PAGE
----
For two decades, the US-China conflict has been simmering, under a shell of diversified and productive cooperation, as if it insured both parties against serious troubles. Now, however, we see how this shell is bursting at the seams and torn under the pressure of conflict factors that have reached a critical mass, writes Valdai Club expert Viktor Sumsky.
It would be no exaggeration to say that in 2020 we have witnessed a shift in ties between Beijing and Washington, and that we have yet to comprehend its multifaceted, long-term consequences, which affect not only Russia but also Asia and the rest of the world. The worsening of Sino-American relations (partly influenced by COVID-19 and election fever in the United States, but not only because of them) took place so rapidly at some point in the middle of the past summer, that Washington and Beijing literally slipped past the “point of no return”. For two decades, their conflict has been simmering, under a shell of productive cooperation and interdependence, as if it insured both parties against serious troubles. Now, however, we see how this shell is bursting at the seams and torn under the pressure of conflict factors that have reached a critical mass. Many signs suggest that the new dominant feature of relations is precisely conflict, while the remaining elements of cooperation look like a relic of the past. There has been, as the Marxists say, an abrupt transition from quantity to quality.
In June-July 2020, this fact was personally confirmed by the highest officials of the Republican administration — Trump’s National Security Adviser Robert O’Brien, FBI Director Christopher Wray, Attorney General William Barr and Secretary of State Mike Pompeo. One after another, these leaders unleashed the crudest verbal attacks on China and demonised its party and state leadership. Especially “insulting” in this sense were the statements of Pompeo, made on July 24 this year in Yorba Linda, California from the podium of the Richard Nixon Presidential Library. In the United States itself, and in the PRC, and in the rest of the world they were regarded — in my opinion, quite rightly — as a declaration of a cold war with China. The only victory sought in such a struggle would be regime change in the Celestial Empire.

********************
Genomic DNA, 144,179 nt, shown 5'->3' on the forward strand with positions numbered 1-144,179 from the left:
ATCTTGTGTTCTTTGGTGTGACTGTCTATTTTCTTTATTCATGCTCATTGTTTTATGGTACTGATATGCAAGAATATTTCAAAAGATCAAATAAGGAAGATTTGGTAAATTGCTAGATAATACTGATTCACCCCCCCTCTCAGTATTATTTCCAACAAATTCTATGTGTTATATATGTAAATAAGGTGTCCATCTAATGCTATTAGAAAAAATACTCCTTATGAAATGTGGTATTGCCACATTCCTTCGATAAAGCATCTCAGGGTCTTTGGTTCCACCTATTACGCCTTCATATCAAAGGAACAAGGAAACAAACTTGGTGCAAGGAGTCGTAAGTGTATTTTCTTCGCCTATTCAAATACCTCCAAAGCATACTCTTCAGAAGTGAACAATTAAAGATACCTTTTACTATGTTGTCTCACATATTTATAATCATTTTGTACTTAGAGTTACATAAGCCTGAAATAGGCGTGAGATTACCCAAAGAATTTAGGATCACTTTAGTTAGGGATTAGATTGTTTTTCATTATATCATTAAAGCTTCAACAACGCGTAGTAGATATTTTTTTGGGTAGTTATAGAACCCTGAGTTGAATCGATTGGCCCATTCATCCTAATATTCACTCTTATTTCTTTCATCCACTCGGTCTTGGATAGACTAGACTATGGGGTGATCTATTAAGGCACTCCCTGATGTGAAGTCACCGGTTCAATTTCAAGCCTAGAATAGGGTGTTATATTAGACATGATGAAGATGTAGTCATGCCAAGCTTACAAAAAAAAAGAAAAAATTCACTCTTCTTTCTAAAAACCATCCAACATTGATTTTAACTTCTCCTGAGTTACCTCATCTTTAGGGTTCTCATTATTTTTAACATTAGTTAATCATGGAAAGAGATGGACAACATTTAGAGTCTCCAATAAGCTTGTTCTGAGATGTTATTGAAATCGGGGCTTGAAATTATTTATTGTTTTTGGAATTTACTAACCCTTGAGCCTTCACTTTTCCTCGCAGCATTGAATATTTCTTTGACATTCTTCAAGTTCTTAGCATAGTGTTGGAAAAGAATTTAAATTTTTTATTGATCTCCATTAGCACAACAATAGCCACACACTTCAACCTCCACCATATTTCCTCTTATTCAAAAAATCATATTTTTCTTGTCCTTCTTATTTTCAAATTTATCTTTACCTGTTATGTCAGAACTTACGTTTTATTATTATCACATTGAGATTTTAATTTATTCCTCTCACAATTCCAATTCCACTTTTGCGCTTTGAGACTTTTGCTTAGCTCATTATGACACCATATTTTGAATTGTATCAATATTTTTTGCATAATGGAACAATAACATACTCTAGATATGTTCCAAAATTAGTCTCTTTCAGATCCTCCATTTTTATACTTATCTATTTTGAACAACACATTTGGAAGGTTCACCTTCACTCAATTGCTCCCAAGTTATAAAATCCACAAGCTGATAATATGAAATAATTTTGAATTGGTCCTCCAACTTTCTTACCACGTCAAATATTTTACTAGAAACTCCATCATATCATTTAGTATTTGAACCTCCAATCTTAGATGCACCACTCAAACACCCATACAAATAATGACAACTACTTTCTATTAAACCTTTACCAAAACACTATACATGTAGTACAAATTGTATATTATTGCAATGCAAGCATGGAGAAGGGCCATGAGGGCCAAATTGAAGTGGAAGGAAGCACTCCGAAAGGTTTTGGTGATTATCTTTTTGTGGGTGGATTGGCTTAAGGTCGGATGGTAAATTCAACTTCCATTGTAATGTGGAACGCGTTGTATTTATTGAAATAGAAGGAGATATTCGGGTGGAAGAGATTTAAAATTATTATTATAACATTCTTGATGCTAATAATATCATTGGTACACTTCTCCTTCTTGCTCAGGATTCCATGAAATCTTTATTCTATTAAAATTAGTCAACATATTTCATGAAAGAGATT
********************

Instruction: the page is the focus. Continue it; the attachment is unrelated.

Some may treat this, on one hand, as purely propagandistic excesses and a by-product of the electoral race, and on the other, as a purely bilateral affair, concerning only the quarrelling parties. However, at least two interrelated moments blur this perception.
First, the verbal assaults against China are not simply hot air. On the contrary, they reflect interrelated, systemic measures of economic and military-political pressure, and on the reshaping of the regional space in the spirit of the well-known Indo-Pacific strategy of the United States.
Second, due to the ties between modern China and its closest neighbours, these measures cannot but affect their economic and political well-being.
For a long time, a relatively predictable US-China relationship was perceived in Asia, in particular, by the ASEAN member states, as a sure guarantee of their continued economic recovery, while maintaining, if not expanding, their strategic autonomy. Now, against the backdrop of the well-known consequences of the pandemic, when two of the world’s leading economies are at loggerheads, the prospects for restarting economic and entrepreneurial activities in Asia look less and less encouraging.
Is it legitimate to count, for example, on a trouble-free restart of the old “growth engines”? It is doubtful — if only because in the past, their fantastic efficiency was supported by two powerful and coordinated “power sources” — the US and China.